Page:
Conflict of interest exists when a participant in the publication process namely, the author, peer reviewer, or editor has a competing interest that could unduly influence his or her responsibilities in the publication process that involve the submission of manuscripts, peer review, editorial decisions, and communication between authors, reviewers, and editors. Before you submit your scholarly article to us, authors are encouraged to reveal any type of bias in the research article papers with respect to other similar authors, that may raise the question of bias in the submitted research work. Hence, a clear statement of examples of the types of competing interests the article must be declared should include the following as examples:

  • Financial ties
  • Academic commitments
  • Personal relationships
  • Political or religious beliefs
  • Institutional affiliations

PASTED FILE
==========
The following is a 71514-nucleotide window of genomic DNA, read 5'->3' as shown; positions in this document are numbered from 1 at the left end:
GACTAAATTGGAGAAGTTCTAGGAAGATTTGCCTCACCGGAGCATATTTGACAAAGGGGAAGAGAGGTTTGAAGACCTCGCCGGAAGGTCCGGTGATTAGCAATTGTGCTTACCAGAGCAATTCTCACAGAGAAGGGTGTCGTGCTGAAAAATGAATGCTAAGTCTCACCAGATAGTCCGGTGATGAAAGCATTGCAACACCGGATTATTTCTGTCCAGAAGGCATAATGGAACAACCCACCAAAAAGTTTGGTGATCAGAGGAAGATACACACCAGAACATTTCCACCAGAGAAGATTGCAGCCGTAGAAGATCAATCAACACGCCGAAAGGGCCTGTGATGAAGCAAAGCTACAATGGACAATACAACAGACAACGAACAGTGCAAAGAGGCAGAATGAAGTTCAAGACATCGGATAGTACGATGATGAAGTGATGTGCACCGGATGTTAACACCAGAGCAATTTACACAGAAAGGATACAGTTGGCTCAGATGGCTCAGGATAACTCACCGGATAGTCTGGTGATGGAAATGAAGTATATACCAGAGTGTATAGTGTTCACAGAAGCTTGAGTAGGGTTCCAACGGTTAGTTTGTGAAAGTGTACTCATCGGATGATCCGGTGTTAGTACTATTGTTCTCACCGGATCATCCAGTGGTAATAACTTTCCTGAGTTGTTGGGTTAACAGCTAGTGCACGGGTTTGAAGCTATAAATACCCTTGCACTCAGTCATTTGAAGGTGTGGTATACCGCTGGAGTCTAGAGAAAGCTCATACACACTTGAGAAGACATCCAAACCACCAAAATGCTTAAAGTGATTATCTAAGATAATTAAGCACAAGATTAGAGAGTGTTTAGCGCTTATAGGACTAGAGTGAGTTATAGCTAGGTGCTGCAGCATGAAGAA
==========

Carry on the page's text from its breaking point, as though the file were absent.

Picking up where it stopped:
There is a need to consider a wide range of competing interests that the individual processes as to whether they unduly influence his or her responsibilities in the publication process. Journals must articulate examples and definitions of what competing interests should be declared, moving beyond just financial conflict of interest. Because routine monitoring or investigation is not possible, journals rely on the disclosure of facts. This places an additional burden on the declarer to report thoroughly and accurately. It also implies that journals should ask about conflicts of interest in such a way that relevant conflicts of interest are likely to be reported. Journals have different rules for dealing with conflicts of interest and conflict of interest disclosures, and these must be communicated to all parties involved in the publication process.